My latest project:
            CLICK HERE to see my custom hydraulic roller 390 FE build.

            "We've got to pause and ask ourselves: How much clean air do we need?"
            --Lee Iacocca

            From: Royal Oak, Michigan


            • #7
              Does the large washer that is on the top of the spring go on top of the rubber isolator or between the spring and isolator? I was putting the spacer next to the spring and the isolator on top of the spacer.
              BTW, I was able to get a .125" washer shim in between the front bushing and frame and things seem to be pretty tight. The control arm still seems to move okay. Definitely stiffer than when I took it apart.
              Thanks for all the input guys.
              Anyone found that the front end rides to high with new springs?
              Also, the new springs have the same diameter on the coils, but I do count one more coil on the new springs vs. the ones I removed. Who's to say if the old springs were cut or not.


              • #8
                my front end height didn't seem to change when I put in the new springs; maybe mine weren't bad, but they definitely looked old.


                • #9
                  Well, I got one side done and decided to put the tires back on and put the car back on the ground to see where the car will sit. To my surprise, the car is sitting 3/4" lower on the side with the new spring and seems to have more bounce and compression when I lay on the fender. Since the car was already like driving a boat, I'm hoping the front end isn't a lot softer with the new springs. I'll let you all know when I'm done with the job.


                  • #10
                    Ball Joint Rubber Boots?

                    Does anyone have a source for just the rubber boots for the lower ball joints? I bought a set from Larrys, but they are too small, and most of the sites I can find, that sell the boots, give no dimensions so it's hard to find something that fits. I also bought a set of universal from the auto parts, but I don't feel that they would really work.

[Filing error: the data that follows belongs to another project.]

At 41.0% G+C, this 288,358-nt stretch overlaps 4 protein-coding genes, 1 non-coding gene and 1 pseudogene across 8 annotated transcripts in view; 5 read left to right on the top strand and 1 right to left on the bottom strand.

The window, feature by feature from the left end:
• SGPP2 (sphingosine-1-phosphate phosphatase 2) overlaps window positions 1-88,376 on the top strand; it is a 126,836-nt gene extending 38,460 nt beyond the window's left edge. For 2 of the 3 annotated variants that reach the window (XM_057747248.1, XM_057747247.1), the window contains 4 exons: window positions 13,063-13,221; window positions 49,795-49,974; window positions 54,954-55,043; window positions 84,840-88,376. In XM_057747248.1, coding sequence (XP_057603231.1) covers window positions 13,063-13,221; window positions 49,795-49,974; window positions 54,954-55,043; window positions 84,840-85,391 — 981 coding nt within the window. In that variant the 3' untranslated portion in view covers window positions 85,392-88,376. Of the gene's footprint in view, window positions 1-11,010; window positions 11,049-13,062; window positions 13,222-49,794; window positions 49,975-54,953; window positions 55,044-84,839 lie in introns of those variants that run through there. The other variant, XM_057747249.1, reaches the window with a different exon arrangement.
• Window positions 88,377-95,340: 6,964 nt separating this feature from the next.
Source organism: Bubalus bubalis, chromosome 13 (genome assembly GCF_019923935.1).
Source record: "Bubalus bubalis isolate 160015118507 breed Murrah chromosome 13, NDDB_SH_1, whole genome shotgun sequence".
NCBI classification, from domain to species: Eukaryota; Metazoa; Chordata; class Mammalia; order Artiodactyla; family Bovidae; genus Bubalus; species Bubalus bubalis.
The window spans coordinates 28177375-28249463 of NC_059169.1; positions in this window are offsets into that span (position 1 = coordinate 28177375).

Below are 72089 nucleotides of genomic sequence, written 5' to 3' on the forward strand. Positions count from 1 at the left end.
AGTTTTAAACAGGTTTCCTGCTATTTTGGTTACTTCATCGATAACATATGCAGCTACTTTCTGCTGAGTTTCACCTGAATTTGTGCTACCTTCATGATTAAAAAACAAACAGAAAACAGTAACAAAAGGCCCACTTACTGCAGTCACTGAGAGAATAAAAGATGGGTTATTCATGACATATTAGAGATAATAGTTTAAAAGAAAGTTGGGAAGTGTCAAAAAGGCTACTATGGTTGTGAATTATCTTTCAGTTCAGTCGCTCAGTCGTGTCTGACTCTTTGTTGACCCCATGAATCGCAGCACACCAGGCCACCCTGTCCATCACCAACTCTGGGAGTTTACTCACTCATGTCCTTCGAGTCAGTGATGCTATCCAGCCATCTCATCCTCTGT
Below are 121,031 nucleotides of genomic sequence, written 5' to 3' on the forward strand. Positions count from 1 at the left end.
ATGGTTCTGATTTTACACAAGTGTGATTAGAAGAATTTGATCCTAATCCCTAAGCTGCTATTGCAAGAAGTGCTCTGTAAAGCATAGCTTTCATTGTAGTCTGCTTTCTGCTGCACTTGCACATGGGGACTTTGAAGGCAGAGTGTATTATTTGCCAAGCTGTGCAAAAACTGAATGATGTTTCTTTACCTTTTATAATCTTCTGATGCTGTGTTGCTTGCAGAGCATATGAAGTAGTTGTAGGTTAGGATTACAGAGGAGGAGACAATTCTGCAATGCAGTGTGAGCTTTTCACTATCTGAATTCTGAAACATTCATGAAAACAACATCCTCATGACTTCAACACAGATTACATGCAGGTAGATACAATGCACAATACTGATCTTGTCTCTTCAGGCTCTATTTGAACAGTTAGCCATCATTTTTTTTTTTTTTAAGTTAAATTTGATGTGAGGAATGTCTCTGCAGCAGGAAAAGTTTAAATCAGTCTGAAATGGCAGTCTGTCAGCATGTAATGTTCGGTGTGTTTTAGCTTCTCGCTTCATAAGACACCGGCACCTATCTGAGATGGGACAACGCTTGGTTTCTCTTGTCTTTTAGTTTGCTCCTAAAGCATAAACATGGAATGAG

• #11
                      just looking around, seeing whats going on
                      sigpic"You're never too old to become younger".!(MW)
                      Randy's Save the Bird Foundation
                      In Beautiful Fallbrook California
                      !.This is the Greatest Square on Earth.!


                      • #12
                        You might want to contact Moog directly and / or Energy Suspensions. They may be able to assist you.


                        • #13
                          Get the heavier front sway bar for your car if you don't like the "boat on the water" feel of it. It does help.


                          • #14
                            Thanks Leonard:
                            I did finally find this site which carries Energy Suspension, Daystar, Prothane and Super Pro. The nice thing about this site is that they actually give you dimensions of the dust boots. Very hard to find.
                            The URL is:
                            If anyone needs to replace dust boots, I would say this is a good starting point.


                            • #15
                              There are no shims needed. Only if you have movement.

                              Shop Manual 1960 T-Bird:
                              "..., and install shims as needed to remove fore-and-aft movement, but do not tighten the the retaining bolts.